The tension in the prison can be felt and seen. The insecurity of prisoners who are used to being hounded rises even further during simulated escapes which are staged by the guards who shoot from their watchtowers at dummy prisoner stand-ins while misleading information is broadcast throughout the prison on loudspeakers. Certain sentences are very long; punishment seems out of proportion to the crimes charged, whether actually committed or not. At the end of the sentence, if the prisoner, or rather his family, cannot raise the money to reimburse the cost of board and lodging at Libertad (which may amount to several thousand dollars), the prisoner will not be released.
The prisoner thinks more about what he may not do than about what he is entitled to do; he is not allowed to use his skills; corrective action is always based on fear or deprivation.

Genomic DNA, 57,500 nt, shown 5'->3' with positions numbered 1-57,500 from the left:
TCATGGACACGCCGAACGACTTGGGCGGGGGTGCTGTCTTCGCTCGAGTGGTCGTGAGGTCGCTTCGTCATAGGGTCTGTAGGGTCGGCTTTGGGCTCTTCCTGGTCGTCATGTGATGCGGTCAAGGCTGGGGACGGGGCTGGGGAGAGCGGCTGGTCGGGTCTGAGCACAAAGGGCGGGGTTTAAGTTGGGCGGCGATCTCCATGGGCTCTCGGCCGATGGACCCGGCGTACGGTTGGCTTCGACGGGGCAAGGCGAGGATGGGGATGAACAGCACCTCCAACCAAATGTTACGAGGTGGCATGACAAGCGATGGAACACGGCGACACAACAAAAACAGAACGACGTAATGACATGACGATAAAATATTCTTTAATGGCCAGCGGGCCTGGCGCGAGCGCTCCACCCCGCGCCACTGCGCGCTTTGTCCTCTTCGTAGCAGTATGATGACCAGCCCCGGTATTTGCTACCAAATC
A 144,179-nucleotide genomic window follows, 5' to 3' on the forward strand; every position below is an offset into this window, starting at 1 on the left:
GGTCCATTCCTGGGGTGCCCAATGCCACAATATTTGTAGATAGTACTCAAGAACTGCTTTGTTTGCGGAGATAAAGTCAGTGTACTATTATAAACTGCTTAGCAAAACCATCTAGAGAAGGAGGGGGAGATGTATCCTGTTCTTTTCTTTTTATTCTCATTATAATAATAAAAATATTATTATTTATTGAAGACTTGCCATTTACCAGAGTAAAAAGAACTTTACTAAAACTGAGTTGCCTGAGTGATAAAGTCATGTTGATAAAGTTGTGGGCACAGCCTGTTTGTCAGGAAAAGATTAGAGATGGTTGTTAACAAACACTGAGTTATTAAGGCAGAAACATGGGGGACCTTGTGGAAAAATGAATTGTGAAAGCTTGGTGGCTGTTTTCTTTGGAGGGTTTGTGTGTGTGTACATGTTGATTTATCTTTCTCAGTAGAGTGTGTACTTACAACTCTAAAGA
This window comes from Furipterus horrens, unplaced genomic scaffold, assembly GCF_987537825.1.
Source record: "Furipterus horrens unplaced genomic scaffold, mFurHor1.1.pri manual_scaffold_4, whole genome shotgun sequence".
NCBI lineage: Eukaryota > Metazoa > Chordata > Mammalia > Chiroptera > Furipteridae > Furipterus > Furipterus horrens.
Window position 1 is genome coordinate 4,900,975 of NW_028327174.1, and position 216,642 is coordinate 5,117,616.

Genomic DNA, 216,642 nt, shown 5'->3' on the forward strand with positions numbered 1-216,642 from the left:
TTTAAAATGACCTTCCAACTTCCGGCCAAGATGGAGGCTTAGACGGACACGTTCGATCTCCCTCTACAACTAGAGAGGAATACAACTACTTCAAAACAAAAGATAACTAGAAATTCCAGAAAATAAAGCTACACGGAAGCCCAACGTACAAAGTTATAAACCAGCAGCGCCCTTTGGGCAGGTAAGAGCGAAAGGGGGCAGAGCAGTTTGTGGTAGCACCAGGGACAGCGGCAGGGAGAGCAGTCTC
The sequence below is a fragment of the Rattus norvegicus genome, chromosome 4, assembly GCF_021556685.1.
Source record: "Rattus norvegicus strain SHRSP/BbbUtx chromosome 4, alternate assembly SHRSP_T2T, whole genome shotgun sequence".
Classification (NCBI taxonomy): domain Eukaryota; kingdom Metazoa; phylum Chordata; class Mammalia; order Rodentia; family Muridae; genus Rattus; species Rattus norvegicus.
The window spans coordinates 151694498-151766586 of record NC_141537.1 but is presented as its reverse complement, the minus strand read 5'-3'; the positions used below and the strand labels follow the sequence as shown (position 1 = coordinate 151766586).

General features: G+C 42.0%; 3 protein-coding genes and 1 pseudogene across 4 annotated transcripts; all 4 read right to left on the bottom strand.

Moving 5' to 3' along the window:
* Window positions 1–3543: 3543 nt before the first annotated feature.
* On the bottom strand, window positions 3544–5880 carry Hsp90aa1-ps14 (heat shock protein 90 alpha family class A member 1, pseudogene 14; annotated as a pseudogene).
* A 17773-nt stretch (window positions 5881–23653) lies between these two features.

Being unequal, the treatment of prisoners at Libertad leads to divisions, tensions, and competition among the prisoners in the midst of their misery. The prisoner has two options: he can try to settle down in this environment as a reaction; he can try to commit suicide or drug himself with medications.
In any event, if the prisoner ever gets out, he will be a different man from the one who was thrown into prison.
One prisoner, upon being freed after six years, said: “The authorities create tensions and then forbid the expression of those tensions.”
This report is part of a preliminary analysis and recapitulation of the effects of massive and lasting security measures implemented in the framework of a maximum security prison….
—From Freedom Appeals, No. 7.
November 19, 1981